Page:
IIT, Delhi comes up with AI model for Covid drug repositioning

When Are People With Covid 19 Infectious?

As part for the fighting the coronavirus pandemic, the IIT Delhi has come up with a computational Artificial Intelligence model for drug repositioning in Covid 19 treatment. Artificial Intelligence model means going through the available drugs and finding the drug that have the highest probability of success. Now the effectiveness of drugs is checked manually that takes a long time.

The IIT Delhi developed the new model in collaboration with IPGME&R Kolkata and INRIA, Saclay, Paris, France.

Several pharma companies and research institutes have started to develop vaccines. However, it is said that development of vaccines could take at least a year before it is approved. As such, the option left is to reposition/repurpose the existing drugs. Some repositioned drugs are Hydroxychloroquine (HCQ), Remdesivir and Dexamethasone.

The drug data base has a list of more than 100 approved antivirals. It is expensive and time consuming to conduct clinical trials of all these antivirals for the treatment of covid 19. It was at this juncture that the IIT Delhi developed the Artificial Intelligence model to select a few drugs from the data base. The drugs that have the most chance of success could be tested in this way, thus saving money and also time, the sources said.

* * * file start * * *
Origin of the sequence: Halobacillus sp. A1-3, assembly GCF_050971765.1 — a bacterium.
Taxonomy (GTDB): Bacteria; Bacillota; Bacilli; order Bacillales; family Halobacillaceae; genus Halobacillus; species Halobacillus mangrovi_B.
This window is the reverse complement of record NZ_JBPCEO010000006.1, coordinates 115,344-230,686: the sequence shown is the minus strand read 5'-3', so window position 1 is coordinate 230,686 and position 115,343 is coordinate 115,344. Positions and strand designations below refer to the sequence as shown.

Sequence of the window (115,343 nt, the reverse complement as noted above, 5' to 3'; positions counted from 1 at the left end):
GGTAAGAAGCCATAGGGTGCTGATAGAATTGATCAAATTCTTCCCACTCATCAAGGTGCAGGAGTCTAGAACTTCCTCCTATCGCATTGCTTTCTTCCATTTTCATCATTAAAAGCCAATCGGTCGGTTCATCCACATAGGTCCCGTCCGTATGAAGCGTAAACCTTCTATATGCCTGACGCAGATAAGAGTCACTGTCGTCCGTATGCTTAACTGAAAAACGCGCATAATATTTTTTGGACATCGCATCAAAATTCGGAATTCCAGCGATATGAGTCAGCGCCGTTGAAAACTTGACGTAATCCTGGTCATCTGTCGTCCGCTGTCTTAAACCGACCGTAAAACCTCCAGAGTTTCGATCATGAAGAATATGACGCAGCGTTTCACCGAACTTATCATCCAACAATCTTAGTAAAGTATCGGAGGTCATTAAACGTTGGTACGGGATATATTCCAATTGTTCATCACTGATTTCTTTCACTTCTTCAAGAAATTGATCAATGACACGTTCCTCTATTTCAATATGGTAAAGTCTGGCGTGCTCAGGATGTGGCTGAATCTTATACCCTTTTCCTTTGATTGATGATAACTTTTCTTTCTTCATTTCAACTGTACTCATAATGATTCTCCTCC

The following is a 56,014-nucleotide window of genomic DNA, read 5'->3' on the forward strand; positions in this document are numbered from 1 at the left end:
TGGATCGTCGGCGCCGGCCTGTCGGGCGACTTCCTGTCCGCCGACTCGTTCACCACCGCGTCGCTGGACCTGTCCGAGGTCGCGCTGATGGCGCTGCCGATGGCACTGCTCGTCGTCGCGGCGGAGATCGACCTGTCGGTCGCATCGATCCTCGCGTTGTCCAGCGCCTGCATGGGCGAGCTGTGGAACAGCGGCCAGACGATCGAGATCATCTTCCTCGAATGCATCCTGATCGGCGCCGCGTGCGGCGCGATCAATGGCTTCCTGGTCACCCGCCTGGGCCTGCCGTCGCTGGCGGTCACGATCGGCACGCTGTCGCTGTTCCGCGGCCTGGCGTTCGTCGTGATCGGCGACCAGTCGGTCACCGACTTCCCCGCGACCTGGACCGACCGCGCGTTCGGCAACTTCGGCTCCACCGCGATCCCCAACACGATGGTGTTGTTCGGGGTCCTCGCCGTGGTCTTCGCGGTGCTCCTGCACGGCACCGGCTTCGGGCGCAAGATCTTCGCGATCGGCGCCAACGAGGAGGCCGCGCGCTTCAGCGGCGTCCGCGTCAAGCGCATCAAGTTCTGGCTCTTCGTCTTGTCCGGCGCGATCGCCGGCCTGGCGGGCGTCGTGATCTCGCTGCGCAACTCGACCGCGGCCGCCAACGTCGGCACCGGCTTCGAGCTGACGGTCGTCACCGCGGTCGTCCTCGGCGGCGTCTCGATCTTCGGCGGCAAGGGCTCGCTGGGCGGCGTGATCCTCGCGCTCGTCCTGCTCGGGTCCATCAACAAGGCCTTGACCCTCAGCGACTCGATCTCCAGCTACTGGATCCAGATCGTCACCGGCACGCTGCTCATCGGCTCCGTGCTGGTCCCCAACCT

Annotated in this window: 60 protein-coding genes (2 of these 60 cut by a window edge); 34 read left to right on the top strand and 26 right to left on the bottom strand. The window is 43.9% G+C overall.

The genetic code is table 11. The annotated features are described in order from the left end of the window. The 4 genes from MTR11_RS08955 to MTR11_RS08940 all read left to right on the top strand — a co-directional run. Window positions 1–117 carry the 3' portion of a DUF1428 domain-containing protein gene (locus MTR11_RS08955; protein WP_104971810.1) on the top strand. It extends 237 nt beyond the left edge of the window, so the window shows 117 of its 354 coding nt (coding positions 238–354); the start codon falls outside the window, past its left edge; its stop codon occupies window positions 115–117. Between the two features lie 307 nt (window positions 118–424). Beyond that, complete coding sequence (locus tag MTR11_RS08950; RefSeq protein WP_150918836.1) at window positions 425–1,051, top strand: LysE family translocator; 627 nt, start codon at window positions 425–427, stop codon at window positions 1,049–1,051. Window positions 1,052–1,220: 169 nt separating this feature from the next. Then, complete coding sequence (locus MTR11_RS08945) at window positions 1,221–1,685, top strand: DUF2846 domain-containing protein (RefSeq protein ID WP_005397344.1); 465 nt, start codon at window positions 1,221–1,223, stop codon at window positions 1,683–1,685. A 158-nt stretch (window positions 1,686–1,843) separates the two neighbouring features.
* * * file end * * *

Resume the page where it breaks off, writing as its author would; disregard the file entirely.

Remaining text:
The IIIT followed Drug Target Interaction prediction, which is a standard approach in computational drug repositioning. One example of repositioning of drug is that of Imatinibmesylate. This drug was originally developed as a treatment for leukemia and later repositioned to treat gastrointestinal stromal tumors.

The AI model developed by the IIT computes the similarity between chemical structures of the drugs and similarity between the genomic structures of existing viruses and the novel Coronavirus. It then evaluates the historical information about the efficacy of the drugs on different viruses. Then the Ai selects the drugs that were successful in treating viruses that have a similar genomic structure to that of Coronavirus.


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